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"...public opinion deserves to be respected as well as despised" G.W.F. Hegel, 'Philosophy of Right'

the ways of empire « Previous | |Next »
December 10, 2004

Whilst US soldiers in Iraq are up-armoring their vehicles with scrap metal for protection to help make the country safe for fair and free elections, U.S. veterans from the war in Iraq are beginning to show up at homeless shelters around the US. Such are the ways of empire.

Fallujah is now a city of broken streets strewn with corpses, crumbling houses and fallen mosques. The city has been liberated. The only way to root the insurgents out is to destroy everything in your path. Hence the US air war against urban areas.

Fallujah as a wasteland means that thousands of Iraqi's now have no place to go and seek shelter in temporary camps, schools, mosques and vacant commercial buildings in Baghdad and surrounding cities.

This kind of planned destruction from the skies is meant to bring democracy to the region. Can you bring about democracy through the use of military force? One answer.

Fallujah was deemed to be a turning-point for the United States. Fallujah was herald a “success” with the insurgents in retreat. If you believe the Washington spin the occupation and reconstruction of Iraq is still going well. The main strategic threat to "the West" has been contained.

How does the ban on US embassy staff taking the 10-mile-long road from the capital to the airport, because their lives cannot be assured on it, fit into Washington's success story? How come we still have this kind of news?

Some are thinking otherwise to the Washington spin:

Martin Rawson

Many will dismiss this cartoon's satirical critique of the empire's Orientalism and the larger discourse of imperialism as too extreme. However, have a read of Riverbend. She writes:

"Elections are a mystery. No one knows if they'll actually take place and it feels like many people don't want to have anything to do with them. They aren't going to be legitimate any way. The only political parties participating in them are the same ones who made up the Governing Council several months ago- Allawi's group, Chalabi's group, SCIRI, Da'awa and some others. Allawi, in spite of all his posturing and posing, has turned himself into a hateful figure after what happened in Falloojeh. As long as he is in a position of power, America will be occupying Iraq. People realize that now. He's Bush's boy. He has proved that time and again and people are tired of waiting for something insightful or original to come from his government."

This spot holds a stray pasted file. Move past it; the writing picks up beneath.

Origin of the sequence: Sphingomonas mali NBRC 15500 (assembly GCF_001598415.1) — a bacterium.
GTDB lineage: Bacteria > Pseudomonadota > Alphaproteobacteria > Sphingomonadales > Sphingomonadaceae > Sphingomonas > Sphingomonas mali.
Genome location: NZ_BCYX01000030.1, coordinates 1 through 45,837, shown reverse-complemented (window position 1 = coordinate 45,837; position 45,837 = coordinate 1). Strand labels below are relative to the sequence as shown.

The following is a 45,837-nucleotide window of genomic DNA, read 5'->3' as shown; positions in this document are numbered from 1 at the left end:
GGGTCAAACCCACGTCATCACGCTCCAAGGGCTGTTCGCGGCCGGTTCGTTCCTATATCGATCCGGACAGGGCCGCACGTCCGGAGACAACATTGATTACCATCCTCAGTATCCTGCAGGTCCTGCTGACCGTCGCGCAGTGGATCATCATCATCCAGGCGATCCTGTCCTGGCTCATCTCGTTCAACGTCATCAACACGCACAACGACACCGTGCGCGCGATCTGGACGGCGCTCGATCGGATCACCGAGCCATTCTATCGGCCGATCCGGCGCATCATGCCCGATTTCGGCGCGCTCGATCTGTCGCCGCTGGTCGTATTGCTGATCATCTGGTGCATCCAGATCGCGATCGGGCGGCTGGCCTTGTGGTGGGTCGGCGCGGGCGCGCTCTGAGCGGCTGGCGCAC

As I understand the situation is one of a struggle over Iraq's election date which has divided along sectarian lines.

Sunnis, whose religious authorities have largely disdained the elections, want a delay.They are using the election boycott in an attempt to regain something like their former political ascendence. It is a strange strategy.

Shiites, whose powerful religious leaders pushed hard for the poll, won't budge from the scheduled election date of Jan. 30. The stalemate is exacerbating tensions between Iraq's Sunni minority and its majority Shiites, who are keen to take power after years of rule by a Sunni elite. So the Shi'ite majority in the country looks set to take power. Sistani will use the elections as a step towards Iraqi independence.

I have lots of questions.

What happens to the secular parties in the scenario of Sistani's theocracy? Wil it be a theocracy? Where do the Kurds fit in? What happens if the Sunni majority boycott election and are not represented in Parliament? Civil war? How are the Americans going to work with an Islamic theocracy? What if Shiite Baghdad and Shiite Tehran form a new axis?

It would appear that the neoconservative commitment to pluralistic democracy in Iraq has been dumped. See John Quiggin for the way the neocons are in retreat. But the neocon view of a centralized Muslim civilization---- one Muslim civilization--- that has failed to adapt to modernity remains in place. Their Orientalism lives on.

We should remember that the neocon conception of the world is based on the United States being the unipolar center of world power. On this account the United States is the unchallenged superpower.The inference is that the US is in Iraq primarily because of Iraq’s immense geopolitical importance to US security, not to impose democracy on the region.

| Posted by Gary Sauer-Thompson at 4:10 PM | | Comments (2)


Good points.

I always wonder what would happen if the newly elected government decided that all industries should be nationalised and all foreigners expelled immediately.

What would the US do?

After all, this owuld be their 'democratically' elected government calling the shots.

Of course, it won't happen because the deck is being stacked, but it would be the true test of the US's intentions.

I've taken the following comments from this article by Michael Hirsh in The Washington Monthly.

Although U.S. officials have a tendency to see Grand Ayatollah Ali al-Sistani, the most prestigious figure in Iraq, as a clueless medieval relic, it is more than likely his political grouping will win the forthcoming election.

The new Iraq is looking less and less Western, and certainly less secular than it was under Saddam.

It would appear that Iraq's political future is now largely out of American hands even if the U.S. military may continue to play a stabilizing role in order to squelch any move toward civil war). Iraq is not going to be America's showcase in the Arab-Muslim world … a fairly liberal democratic secular society in Iraq.

The best-case scenario for Iraq may well be some kind of representative government dominated by religious parties.

Whatever emerges in Iraq and the Arab world will be Islamic. And it will also be anti-American, beginning with the likelihood that any new Iraqi government is going to try to boot out U.S. troops as soon as it possibly can.